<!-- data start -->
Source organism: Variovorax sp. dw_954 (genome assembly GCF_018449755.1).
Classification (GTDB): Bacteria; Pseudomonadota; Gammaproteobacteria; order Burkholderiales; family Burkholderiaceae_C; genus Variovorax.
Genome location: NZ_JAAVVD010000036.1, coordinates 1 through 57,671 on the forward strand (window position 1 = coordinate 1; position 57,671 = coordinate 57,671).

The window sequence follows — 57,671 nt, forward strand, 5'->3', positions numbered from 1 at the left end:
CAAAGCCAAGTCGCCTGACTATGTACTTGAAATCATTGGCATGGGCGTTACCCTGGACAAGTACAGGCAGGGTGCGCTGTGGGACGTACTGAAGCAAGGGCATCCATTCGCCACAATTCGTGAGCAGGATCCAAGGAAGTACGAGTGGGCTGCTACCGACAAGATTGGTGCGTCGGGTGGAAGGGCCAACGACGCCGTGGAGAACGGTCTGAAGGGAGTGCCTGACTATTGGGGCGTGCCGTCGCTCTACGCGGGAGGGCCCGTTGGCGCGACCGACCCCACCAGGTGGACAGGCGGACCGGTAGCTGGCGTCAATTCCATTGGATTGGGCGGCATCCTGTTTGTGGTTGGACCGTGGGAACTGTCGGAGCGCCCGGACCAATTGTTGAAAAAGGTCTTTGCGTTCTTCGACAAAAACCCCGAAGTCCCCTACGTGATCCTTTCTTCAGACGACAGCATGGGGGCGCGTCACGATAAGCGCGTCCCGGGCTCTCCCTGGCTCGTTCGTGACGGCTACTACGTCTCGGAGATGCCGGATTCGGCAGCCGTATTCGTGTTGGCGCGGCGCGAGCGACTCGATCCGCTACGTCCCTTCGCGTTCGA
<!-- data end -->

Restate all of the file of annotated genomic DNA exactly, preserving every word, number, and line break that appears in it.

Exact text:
Source organism: Variovorax sp. dw_954 (genome assembly GCF_018449755.1).
Classification (GTDB): Bacteria; Pseudomonadota; Gammaproteobacteria; order Burkholderiales; family Burkholderiaceae_C; genus Variovorax.
Genome location: NZ_JAAVVD010000036.1, coordinates 1 through 57,671 on the forward strand (window position 1 = coordinate 1; position 57,671 = coordinate 57,671).

The window sequence follows — 57,671 nt, forward strand, 5'->3', positions numbered from 1 at the left end:
CAAAGCCAAGTCGCCTGACTATGTACTTGAAATCATTGGCATGGGCGTTACCCTGGACAAGTACAGGCAGGGTGCGCTGTGGGACGTACTGAAGCAAGGGCATCCATTCGCCACAATTCGTGAGCAGGATCCAAGGAAGTACGAGTGGGCTGCTACCGACAAGATTGGTGCGTCGGGTGGAAGGGCCAACGACGCCGTGGAGAACGGTCTGAAGGGAGTGCCTGACTATTGGGGCGTGCCGTCGCTCTACGCGGGAGGGCCCGTTGGCGCGACCGACCCCACCAGGTGGACAGGCGGACCGGTAGCTGGCGTCAATTCCATTGGATTGGGCGGCATCCTGTTTGTGGTTGGACCGTGGGAACTGTCGGAGCGCCCGGACCAATTGTTGAAAAAGGTCTTTGCGTTCTTCGACAAAAACCCCGAAGTCCCCTACGTGATCCTTTCTTCAGACGACAGCATGGGGGCGCGTCACGATAAGCGCGTCCCGGGCTCTCCCTGGCTCGTTCGTGACGGCTACTACGTCTCGGAGATGCCGGATTCGGCAGCCGTATTCGTGTTGGCGCGGCGCGAGCGACTCGATCCGCTACGTCCCTTCGCGTTCGA